Both chambers of Congress voted on Monday to approve the long-awaited COVID-19 relief package.

The bill includes $300-a-week in supplemental jobless benefits, direct payments of $600 for individuals, more than $300 billion for schools, as well as billions for help with vaccine distribution.

In the immediate future, most Americans are interested in the $600 coming their way. So, who is exactly going to get this money and when will it hit your banking account?

The income criteria for working adults to qualify for the $600 stimulus payments are the same as they were in March: Single people who earned up to $75,000 in 2019 will receive a $600 payment and married couples who earned up to $150,000 will receive a $1,200 payment.

Individuals and couples who exceed those thresholds will receive less. For an individual, it is about $5 less for every $100 more than $75,000, up to an income of $99,000. For married couples, the cut-off is $198,000.

Parents will receive $600 for each of their dependent children younger than 17 years old. This is an increase of $100 from the previous relief package.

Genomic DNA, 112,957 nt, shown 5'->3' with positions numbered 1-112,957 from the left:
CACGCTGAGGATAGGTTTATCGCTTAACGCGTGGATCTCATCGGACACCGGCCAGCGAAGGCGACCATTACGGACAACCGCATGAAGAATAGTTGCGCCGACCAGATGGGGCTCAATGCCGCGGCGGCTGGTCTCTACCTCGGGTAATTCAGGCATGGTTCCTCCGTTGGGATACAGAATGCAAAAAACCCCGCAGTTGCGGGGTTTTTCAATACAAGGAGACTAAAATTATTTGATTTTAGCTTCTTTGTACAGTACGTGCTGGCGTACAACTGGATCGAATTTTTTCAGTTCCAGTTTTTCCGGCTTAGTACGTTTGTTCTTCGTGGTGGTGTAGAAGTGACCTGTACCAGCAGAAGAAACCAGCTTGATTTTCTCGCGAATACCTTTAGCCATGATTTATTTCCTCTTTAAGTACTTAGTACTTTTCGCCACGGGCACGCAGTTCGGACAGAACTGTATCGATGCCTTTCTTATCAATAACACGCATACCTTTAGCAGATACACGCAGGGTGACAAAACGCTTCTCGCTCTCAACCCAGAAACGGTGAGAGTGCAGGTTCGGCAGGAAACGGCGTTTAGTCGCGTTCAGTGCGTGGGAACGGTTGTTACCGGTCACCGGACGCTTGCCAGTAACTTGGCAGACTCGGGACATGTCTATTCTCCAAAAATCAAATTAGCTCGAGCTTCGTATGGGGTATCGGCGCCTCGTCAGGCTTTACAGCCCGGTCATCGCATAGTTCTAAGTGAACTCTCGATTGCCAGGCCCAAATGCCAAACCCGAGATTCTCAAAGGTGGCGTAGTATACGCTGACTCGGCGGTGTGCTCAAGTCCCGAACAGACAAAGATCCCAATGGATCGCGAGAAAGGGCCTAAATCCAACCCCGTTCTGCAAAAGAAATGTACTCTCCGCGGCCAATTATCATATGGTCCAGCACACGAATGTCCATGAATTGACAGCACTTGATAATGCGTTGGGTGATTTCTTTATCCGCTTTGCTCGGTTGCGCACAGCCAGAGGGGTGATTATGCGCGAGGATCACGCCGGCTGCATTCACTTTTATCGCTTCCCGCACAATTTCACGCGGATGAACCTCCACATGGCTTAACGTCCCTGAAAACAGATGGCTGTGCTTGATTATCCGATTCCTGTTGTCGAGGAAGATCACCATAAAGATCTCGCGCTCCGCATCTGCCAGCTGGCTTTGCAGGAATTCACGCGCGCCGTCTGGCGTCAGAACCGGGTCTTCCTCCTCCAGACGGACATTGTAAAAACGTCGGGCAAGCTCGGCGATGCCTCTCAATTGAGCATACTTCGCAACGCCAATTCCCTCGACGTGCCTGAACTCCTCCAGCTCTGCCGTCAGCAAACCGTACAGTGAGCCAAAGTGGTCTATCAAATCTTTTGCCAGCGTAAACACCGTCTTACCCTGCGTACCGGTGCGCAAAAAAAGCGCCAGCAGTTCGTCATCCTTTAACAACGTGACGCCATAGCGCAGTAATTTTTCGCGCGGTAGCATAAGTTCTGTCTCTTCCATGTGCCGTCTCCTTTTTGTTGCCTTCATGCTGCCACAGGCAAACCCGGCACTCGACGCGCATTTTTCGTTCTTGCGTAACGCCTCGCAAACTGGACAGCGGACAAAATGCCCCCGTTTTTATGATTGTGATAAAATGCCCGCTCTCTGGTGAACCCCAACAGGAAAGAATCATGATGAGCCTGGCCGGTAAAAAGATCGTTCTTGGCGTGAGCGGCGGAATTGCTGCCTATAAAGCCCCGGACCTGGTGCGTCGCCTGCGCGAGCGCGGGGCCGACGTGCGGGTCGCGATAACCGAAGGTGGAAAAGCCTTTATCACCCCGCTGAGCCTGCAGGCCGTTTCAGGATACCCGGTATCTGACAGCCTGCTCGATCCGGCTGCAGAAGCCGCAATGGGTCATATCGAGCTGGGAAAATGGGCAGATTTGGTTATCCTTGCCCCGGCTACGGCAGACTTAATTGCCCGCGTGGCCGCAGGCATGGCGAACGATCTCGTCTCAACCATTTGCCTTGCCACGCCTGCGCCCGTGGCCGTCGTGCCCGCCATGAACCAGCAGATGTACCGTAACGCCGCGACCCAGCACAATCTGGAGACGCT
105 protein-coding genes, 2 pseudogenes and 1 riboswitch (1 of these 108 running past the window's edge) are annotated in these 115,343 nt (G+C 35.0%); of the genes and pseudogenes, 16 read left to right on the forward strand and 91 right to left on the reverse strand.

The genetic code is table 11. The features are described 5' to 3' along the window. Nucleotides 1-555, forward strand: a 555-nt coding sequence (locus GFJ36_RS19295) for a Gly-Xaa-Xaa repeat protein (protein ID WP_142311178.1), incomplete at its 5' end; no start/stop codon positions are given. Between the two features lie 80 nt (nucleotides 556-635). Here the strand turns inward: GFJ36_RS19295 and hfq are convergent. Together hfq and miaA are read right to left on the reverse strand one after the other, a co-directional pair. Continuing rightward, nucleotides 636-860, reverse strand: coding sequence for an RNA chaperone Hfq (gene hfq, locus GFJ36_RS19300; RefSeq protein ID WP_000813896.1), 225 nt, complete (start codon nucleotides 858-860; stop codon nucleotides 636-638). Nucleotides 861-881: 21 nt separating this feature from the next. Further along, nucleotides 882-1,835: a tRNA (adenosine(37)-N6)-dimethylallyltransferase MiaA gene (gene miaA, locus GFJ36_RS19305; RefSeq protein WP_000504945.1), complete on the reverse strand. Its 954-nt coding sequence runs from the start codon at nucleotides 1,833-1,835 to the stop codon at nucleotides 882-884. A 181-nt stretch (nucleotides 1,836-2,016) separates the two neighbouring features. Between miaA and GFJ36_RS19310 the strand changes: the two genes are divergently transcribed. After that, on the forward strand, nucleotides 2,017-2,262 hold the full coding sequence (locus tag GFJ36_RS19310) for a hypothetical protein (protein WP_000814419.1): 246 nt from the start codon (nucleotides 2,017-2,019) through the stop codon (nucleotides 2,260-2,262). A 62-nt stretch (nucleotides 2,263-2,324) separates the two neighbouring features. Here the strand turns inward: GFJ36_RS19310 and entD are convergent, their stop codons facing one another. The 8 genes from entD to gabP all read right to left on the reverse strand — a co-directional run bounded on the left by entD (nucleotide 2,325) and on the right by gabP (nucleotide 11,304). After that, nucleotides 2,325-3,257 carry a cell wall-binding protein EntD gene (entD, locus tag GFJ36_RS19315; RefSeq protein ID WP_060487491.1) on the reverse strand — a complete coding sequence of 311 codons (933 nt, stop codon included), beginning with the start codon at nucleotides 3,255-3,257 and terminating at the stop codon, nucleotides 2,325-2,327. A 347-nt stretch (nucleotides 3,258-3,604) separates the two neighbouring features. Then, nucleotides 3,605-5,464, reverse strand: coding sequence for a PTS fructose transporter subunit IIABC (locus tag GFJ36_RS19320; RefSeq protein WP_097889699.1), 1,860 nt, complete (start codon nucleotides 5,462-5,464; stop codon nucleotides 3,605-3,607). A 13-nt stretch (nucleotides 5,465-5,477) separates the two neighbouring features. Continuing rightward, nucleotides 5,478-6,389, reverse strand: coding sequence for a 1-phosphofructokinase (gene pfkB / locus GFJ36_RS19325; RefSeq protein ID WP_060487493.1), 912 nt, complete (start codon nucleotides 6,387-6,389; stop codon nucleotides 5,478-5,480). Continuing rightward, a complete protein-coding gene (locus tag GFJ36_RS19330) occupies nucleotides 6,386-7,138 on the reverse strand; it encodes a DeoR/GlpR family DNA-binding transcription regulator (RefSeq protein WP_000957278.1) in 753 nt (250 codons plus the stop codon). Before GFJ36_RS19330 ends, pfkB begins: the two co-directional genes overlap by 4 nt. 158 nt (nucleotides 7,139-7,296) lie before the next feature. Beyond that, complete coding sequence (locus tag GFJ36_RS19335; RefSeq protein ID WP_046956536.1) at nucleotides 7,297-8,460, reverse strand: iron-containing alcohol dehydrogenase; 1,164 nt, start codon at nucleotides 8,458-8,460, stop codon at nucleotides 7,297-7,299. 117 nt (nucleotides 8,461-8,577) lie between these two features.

To help you determine how much money you are eligible to receive, there is an online calculator to assist.

The good news is that this go-round, money is hitting Americans' bank accounts much quicker than last time. U.S. Treasury Secretary Steven Mnuchin says payments will start going out the week of December 28.

Direct-deposit payments will arrive quickest while checks sent by mail could take until late January to start arriving.

To read a more in-depth explanation regarding who gets payments and when it will arrive, check out this article from Bloomberg in which they breakdown the stimulus payments.

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